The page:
Lawrence Dillon@Sequenza21.com

"There are no two points so distant from one another that they cannot be connected by a single straight line -- and an infinite number of curves."

Composer Lawrence Dillon has produced an extensive body of work, from brief solo pieces to a full-length opera. Three disks of his music are due out in 2010 on the Bridge, Albany and Naxos labels. In the past year, he has had commissions from the Emerson String Quartet, the Cassatt String Quartet, the Mansfield Symphony, the Boise Philharmonic, the Salt Lake City Symphony, the Ravinia Festival, the Daedalus String Quartet, the Kenan Institute for the Arts, the University of Utah and the Idyllwild Symphony Orchestra.

Although he lost 50% of his hearing in a childhood illness, Dillon began composing as soon as he started piano lessons at the age of seven. In 1985, he became the youngest composer to earn a doctorate at The Juilliard School, and was shortly thereafter appointed to the Juilliard faculty. Dillon is now Composer in Residence at the University of North Carolina School of the Arts, where he has served as Music Director of the Contemporary Ensemble, Assistant Dean of Performance, and Interim Dean of the School of Music. He was the Featured American Composer in the February 2006 issue of Chamber Music magazine.


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Wednesday, April 13, 2005
From the Head

What do Charles Wuorinen, John Harbison and Joan Tower have in common? Some people would say not much, others would say quite a lot. One undeniable thing they have in common is their age: all three composers were born in 1938.

Another thing they have in common was a performance here by the Da Capo Chamber Players on Saturday night. But although these three composers share a birth year, the pieces that represented them came from three distinct stages of life: Wuorinenís was written when he was 24, Towerís piece was penned at the age of 42, and Harbisonís work was just premiered this past fall, when the composer turned 66.

The program opened with Bearbeitungen Łber Das Glogauer Liederbuch (1962), Charles Wuorinenís recomposition of six anonymous works from the late 15th century. In this context, the piece functions as a modernist appetizer, a way of saying See, composers have been writing complex music for centuries. Wuorinen comments in his notes that the complexity of the period (roughly 1460-1480) ďcontrasts sharply with what came laterĒ -- meaning the High Renaissance. Fittingly, twenty years after this piece was written, the postmodern tipping point had arrived, and complexity was dominant no more.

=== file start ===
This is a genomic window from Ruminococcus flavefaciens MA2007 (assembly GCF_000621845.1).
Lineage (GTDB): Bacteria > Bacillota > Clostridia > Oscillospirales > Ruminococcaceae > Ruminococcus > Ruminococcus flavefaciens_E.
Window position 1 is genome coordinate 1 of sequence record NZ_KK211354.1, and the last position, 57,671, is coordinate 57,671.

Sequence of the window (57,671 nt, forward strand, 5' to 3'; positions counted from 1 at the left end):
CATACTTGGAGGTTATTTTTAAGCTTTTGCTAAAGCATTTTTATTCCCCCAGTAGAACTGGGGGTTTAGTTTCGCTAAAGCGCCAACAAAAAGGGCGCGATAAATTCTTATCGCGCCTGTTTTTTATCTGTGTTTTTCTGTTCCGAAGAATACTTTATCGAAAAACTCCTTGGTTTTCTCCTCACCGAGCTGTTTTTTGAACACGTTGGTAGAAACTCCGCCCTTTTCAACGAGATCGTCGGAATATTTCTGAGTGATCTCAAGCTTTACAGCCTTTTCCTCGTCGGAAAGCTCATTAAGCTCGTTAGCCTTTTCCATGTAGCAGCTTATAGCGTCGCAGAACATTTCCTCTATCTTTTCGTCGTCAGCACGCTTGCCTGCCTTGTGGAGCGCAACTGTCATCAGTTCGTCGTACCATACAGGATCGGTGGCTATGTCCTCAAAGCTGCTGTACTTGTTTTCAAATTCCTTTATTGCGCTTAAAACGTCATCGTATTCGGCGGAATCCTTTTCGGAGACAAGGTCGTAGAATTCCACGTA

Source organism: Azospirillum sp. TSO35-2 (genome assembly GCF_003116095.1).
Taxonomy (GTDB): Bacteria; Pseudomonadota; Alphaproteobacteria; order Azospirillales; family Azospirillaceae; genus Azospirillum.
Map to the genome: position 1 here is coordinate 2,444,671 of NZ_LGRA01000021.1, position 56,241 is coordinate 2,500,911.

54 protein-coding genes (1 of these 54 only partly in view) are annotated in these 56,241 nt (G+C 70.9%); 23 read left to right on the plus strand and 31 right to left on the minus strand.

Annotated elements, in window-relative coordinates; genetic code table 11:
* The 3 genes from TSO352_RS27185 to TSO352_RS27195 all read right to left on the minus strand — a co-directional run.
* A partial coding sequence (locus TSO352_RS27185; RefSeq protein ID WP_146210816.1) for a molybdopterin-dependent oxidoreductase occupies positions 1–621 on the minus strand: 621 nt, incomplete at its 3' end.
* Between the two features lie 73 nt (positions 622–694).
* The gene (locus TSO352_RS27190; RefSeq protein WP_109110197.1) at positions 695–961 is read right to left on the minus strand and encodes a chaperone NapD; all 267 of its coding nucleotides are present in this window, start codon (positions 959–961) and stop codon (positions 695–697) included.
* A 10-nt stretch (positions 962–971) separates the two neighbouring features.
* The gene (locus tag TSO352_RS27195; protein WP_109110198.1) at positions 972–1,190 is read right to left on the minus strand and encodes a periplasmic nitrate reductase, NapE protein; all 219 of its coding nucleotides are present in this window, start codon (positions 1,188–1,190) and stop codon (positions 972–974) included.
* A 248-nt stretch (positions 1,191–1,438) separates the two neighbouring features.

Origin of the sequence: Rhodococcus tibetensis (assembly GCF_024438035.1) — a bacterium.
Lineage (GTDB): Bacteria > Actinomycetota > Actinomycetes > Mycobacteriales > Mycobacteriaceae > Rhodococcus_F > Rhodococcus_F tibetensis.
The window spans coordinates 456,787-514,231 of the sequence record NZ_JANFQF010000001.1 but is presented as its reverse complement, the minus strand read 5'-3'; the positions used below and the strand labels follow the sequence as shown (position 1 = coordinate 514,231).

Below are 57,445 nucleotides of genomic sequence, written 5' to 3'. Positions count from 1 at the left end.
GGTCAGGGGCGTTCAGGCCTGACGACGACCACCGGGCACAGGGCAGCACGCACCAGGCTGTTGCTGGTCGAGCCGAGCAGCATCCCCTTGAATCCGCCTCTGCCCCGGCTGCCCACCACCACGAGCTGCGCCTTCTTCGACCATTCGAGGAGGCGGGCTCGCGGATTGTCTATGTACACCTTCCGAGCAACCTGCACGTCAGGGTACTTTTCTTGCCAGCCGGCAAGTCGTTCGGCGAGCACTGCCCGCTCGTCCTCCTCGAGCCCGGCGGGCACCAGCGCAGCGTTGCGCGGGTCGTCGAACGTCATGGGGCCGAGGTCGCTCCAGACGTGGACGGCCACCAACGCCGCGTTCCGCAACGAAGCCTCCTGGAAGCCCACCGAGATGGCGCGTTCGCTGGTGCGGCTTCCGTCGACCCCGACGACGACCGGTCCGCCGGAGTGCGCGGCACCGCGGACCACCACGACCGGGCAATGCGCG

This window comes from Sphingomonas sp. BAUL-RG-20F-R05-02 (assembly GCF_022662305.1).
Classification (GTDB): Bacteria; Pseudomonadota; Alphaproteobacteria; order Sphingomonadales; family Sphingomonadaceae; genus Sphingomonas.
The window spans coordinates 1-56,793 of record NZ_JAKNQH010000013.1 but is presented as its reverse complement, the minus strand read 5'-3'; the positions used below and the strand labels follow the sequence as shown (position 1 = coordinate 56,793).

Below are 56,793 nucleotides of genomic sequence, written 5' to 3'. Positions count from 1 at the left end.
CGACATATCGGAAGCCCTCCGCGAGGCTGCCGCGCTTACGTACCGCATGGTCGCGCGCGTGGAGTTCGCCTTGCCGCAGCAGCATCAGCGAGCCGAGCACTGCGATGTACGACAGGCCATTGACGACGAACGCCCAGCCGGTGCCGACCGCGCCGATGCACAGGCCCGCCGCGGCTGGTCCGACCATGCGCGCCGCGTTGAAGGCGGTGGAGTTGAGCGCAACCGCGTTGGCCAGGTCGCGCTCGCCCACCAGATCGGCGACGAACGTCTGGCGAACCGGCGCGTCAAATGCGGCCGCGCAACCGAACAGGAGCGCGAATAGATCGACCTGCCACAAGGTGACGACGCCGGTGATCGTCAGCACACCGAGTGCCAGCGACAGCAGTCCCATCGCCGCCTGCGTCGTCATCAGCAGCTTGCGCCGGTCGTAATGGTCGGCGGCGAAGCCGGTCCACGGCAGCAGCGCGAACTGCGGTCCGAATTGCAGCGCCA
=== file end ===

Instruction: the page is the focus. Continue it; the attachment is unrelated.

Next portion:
That postmodern point was typified by the concluding work on the program. A signature closer for Da Capo concerts, Joan Towerís Petroushskates (1980) was written when she was still the founding pianist of the ensemble. The piece is familiar to anyone who has heard much of this group; itís a pleasantly energetic romp through Stravinskian rhythms and harmonies. In a way, it has a function complementary to Bearbeitungen, reassuring the audience, at the end of a long evening, that even complex music can be fun.

John Harbisonís music has never made much of an impression on me. My reactions have ranged from That wasnít bad to Didnít like that much -- not the effect most composers are after.

His new work, Songs America Loves to Sing (2004) was a revelation. Based on 10 familiar melodies, the piece is riveting from start to finish (about a 25-minute duration). I confess I was predisposed to dislike the piece, with its cheerleading title and settings of such overdone melodies as Amazing Grace and Happy Birthday. But Harbisonís piece is about much more than the tunes: itís about children singing around a piano, itís about immersement in folk traditions, and itís about a man on the brink of old age remembering, and trying to remember, and forgetting.

Taking its title from his recollection of a volume of songs his family sang together when he was growing up, Songs America Loves to Sing alternates, in approved academic style, between soloistic and canonic settings. The canons are clever in unexpected ways, and many of the solos are suitably virtuosic. All of this may be very impressive from a technical standpoint, but the piece gains its true value from the way in which Harbison has inhabited the material. The powerful gospel rhythms in the piano part of What a Friend We Have in Jesus are shadowed by the rest of the ensemble, playing almost inaudibly throughout in ghostly reverence. Aura Lee features a witty, mensural canon combined with a tribute to Elvis. Contentious canons in diminution dramatize the struggle behind We Shall Overcome. And the Anniversary Song is a touching marriage of melancholy and hope: at the conclusion, strummed strings in the piano blend with harmonicas played by the flutist, clarinetist and violinist, while a wistful fragment of the tune disappears into the highest reaches of the cello.

The concert also featured some pieces by composers who werenít born in 1938. Best among them was Shulamit Ranís Mirage from 1990, a work in which flurrying gestures, germinating from an amplified alto flute, coalesce into a heterophonic outpouring of melody.